A Culture of Despair

July 15, 2004

Have physicians become too comfortable with a culture of despair?

Quick -- what are the major signs of depression? Fatigue. Hopelessness. A long-lasting sad or empty mood. Agitation. Irritability.

Sound like any physicians you know?

It sounds like lots of physicians I know. The profession is depressed.

"There is nothing we can do," one physician wrote to me. "The paperwork, poor reimbursement ... the hassles have gotten worse every year and will continue to get worse. All our efforts have failed."

Others say they are "unhappy and feel trapped," and "bloody fatigued, beaten down."

And this is just the anecdotal evidence. The empirical data are just as convincing. The studies describing dismal physician job satisfaction have been cited in this and many other publications.

Last month in this space, I mentioned that physicians aren't the only ones straining under unprecedented workloads and stress levels. Most of us with professional careers and families --  certainly everyone I know --  are struggling to keep up.

As with clinical depression, it is inappropriate to suggest that physicians should or can just snap out of it. At the same time, I fear the profession is too accepting of a culture of despair. The more we talk about how bad everything is, the more likely we are to assume it is going to stay bad. We take it for granted that nothing can be done, when, in fact, given a little ingenuity and effort, physicians can improve medicine --  at least within their own offices.

For example, you can get paid more if you persist in claim follow-up, spend less time on the phone and more time seeing patients in the office, or even just make sure you code the proper level of office visits. You can even decide to pursue business in self-paid, executive exams or add more ancillary services.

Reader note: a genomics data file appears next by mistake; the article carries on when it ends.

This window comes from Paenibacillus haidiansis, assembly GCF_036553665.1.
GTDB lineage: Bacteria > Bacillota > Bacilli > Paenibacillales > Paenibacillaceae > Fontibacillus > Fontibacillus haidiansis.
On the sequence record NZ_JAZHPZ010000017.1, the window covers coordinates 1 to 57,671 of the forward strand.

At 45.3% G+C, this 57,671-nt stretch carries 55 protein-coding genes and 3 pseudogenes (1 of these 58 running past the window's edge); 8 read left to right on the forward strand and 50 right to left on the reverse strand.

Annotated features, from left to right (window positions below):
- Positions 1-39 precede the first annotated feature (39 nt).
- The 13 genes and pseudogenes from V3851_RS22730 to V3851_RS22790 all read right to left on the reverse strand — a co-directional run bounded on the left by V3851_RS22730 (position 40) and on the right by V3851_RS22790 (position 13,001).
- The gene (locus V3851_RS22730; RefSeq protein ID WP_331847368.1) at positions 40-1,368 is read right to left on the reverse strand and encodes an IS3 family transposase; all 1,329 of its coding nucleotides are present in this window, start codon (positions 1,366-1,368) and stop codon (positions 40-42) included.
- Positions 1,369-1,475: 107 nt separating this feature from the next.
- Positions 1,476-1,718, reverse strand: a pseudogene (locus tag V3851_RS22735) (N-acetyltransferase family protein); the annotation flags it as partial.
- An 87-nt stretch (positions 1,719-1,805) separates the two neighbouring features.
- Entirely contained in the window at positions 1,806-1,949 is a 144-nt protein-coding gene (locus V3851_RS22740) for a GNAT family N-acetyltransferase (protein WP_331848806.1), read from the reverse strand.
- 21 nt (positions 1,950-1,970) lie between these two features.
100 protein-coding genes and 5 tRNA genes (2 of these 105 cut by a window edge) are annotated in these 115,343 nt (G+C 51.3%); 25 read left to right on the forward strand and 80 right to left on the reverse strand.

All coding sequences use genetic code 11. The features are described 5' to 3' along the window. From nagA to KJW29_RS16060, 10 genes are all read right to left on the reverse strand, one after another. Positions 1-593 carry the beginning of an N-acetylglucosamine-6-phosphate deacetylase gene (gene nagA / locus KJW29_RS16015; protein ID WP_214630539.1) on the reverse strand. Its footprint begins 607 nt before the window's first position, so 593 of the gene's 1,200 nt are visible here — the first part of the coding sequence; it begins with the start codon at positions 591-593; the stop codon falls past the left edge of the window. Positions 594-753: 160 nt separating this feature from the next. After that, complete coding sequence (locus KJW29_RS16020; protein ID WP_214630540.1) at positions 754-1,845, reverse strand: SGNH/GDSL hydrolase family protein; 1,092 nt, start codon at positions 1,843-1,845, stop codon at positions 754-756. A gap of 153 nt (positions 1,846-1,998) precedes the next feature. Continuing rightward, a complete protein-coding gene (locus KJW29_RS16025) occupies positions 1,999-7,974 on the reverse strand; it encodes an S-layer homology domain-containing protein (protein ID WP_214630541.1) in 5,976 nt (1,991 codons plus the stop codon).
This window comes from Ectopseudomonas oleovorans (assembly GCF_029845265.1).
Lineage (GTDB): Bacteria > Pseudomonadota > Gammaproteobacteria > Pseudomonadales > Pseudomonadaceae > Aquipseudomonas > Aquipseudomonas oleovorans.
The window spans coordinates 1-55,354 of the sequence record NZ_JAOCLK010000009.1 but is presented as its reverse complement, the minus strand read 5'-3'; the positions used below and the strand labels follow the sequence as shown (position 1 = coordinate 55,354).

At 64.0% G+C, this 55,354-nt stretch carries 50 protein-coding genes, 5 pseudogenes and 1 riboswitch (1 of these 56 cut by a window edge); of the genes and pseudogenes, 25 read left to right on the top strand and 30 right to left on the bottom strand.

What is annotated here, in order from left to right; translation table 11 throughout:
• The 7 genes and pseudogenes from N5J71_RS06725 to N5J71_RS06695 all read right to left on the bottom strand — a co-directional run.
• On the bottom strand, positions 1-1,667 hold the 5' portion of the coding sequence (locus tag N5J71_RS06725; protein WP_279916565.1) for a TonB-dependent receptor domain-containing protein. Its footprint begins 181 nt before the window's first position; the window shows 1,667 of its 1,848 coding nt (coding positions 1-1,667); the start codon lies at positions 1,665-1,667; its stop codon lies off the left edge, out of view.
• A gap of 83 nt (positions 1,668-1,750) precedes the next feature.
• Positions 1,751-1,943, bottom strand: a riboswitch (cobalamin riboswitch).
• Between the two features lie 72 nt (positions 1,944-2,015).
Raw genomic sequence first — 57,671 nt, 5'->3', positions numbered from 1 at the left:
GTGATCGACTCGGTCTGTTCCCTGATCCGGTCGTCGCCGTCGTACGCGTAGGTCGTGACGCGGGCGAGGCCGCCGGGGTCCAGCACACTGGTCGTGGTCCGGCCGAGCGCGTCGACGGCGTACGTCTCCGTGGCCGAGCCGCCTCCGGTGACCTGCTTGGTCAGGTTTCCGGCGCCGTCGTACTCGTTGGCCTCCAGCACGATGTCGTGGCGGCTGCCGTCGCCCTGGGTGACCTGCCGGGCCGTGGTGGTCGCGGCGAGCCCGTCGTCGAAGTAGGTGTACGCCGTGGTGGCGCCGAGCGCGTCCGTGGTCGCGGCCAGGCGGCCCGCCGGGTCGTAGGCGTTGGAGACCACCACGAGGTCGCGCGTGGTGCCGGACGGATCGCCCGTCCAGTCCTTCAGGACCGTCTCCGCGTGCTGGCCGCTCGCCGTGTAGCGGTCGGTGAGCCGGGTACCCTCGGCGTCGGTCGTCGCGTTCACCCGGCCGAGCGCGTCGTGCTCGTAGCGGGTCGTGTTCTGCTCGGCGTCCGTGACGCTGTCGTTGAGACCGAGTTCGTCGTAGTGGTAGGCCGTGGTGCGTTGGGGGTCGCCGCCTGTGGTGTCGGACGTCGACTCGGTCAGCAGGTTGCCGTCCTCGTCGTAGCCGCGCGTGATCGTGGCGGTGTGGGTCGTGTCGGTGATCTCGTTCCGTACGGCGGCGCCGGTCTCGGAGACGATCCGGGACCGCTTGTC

In this month's cover story, Joanne Tetrault describes steps that some physicians have taken to reduce stress and restore balance between their professional and personal lives --  and how you can do the same.

You don't have to change the entire healthcare system to find more satisfaction in your day-to-day life. The physicians featured in the September issue have managed to shape a medical life they can live with by building practices consistent with their visions --  by going solo, or cash only, or taking more drastic action. They were able to do it partly because they felt like they could; they refused to accept that the only choices are to suffer through another chaotic clinical day or quit being a physician. Imagine having the chutzpah to start your own cadaver lab. You'll meet a doctor who did.

As with depression, the tendency to give in to the bad news isn't a personality flaw; it's a reasonable reaction to the negative forces hammering physicians. But it's also not the healthiest long-term response.

From a business and emotional perspective, it is better to face the challenge head on and drive for new opportunities.

Do you buy it? Let me know by writing to me at pmoore@physicianspractice.com or chat with colleagues about stress and modern life at http://groups.msn.com/
PhysiciansPracticeRabbleRousers.

This article originally appeared in the July/August 2004 issue of Physicians Practice.